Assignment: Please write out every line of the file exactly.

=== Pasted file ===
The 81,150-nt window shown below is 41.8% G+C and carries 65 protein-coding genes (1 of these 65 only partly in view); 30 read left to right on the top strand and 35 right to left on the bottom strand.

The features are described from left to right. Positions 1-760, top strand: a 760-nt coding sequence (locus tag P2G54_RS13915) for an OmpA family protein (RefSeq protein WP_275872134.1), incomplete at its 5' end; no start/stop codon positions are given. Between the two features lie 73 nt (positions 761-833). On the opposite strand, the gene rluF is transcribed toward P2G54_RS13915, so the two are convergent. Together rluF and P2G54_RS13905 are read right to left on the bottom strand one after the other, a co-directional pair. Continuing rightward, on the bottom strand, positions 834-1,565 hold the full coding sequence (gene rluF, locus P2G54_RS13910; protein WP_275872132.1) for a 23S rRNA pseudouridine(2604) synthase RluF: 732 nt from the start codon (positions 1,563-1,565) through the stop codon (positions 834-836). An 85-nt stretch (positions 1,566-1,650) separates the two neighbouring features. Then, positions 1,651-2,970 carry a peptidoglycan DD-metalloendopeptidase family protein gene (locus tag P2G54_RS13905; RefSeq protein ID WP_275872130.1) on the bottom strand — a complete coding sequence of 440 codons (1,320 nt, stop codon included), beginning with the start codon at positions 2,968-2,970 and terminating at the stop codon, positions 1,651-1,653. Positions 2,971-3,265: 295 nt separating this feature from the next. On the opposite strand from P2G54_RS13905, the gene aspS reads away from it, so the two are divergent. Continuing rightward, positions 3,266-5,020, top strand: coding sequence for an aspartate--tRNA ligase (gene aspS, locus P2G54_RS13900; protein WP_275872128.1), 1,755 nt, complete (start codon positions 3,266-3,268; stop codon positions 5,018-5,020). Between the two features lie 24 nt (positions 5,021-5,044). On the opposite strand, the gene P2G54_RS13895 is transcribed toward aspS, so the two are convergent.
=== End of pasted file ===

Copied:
The 81,150-nt window shown below is 41.8% G+C and carries 65 protein-coding genes (1 of these 65 only partly in view); 30 read left to right on the top strand and 35 right to left on the bottom strand.

The features are described from left to right. Positions 1-760, top strand: a 760-nt coding sequence (locus tag P2G54_RS13915) for an OmpA family protein (RefSeq protein WP_275872134.1), incomplete at its 5' end; no start/stop codon positions are given. Between the two features lie 73 nt (positions 761-833). On the opposite strand, the gene rluF is transcribed toward P2G54_RS13915, so the two are convergent. Together rluF and P2G54_RS13905 are read right to left on the bottom strand one after the other, a co-directional pair. Continuing rightward, on the bottom strand, positions 834-1,565 hold the full coding sequence (gene rluF, locus P2G54_RS13910; protein WP_275872132.1) for a 23S rRNA pseudouridine(2604) synthase RluF: 732 nt from the start codon (positions 1,563-1,565) through the stop codon (positions 834-836). An 85-nt stretch (positions 1,566-1,650) separates the two neighbouring features. Then, positions 1,651-2,970 carry a peptidoglycan DD-metalloendopeptidase family protein gene (locus tag P2G54_RS13905; RefSeq protein ID WP_275872130.1) on the bottom strand — a complete coding sequence of 440 codons (1,320 nt, stop codon included), beginning with the start codon at positions 2,968-2,970 and terminating at the stop codon, positions 1,651-1,653. Positions 2,971-3,265: 295 nt separating this feature from the next. On the opposite strand from P2G54_RS13905, the gene aspS reads away from it, so the two are divergent. Continuing rightward, positions 3,266-5,020, top strand: coding sequence for an aspartate--tRNA ligase (gene aspS, locus P2G54_RS13900; protein WP_275872128.1), 1,755 nt, complete (start codon positions 3,266-3,268; stop codon positions 5,018-5,020). Between the two features lie 24 nt (positions 5,021-5,044). On the opposite strand, the gene P2G54_RS13895 is transcribed toward aspS, so the two are convergent.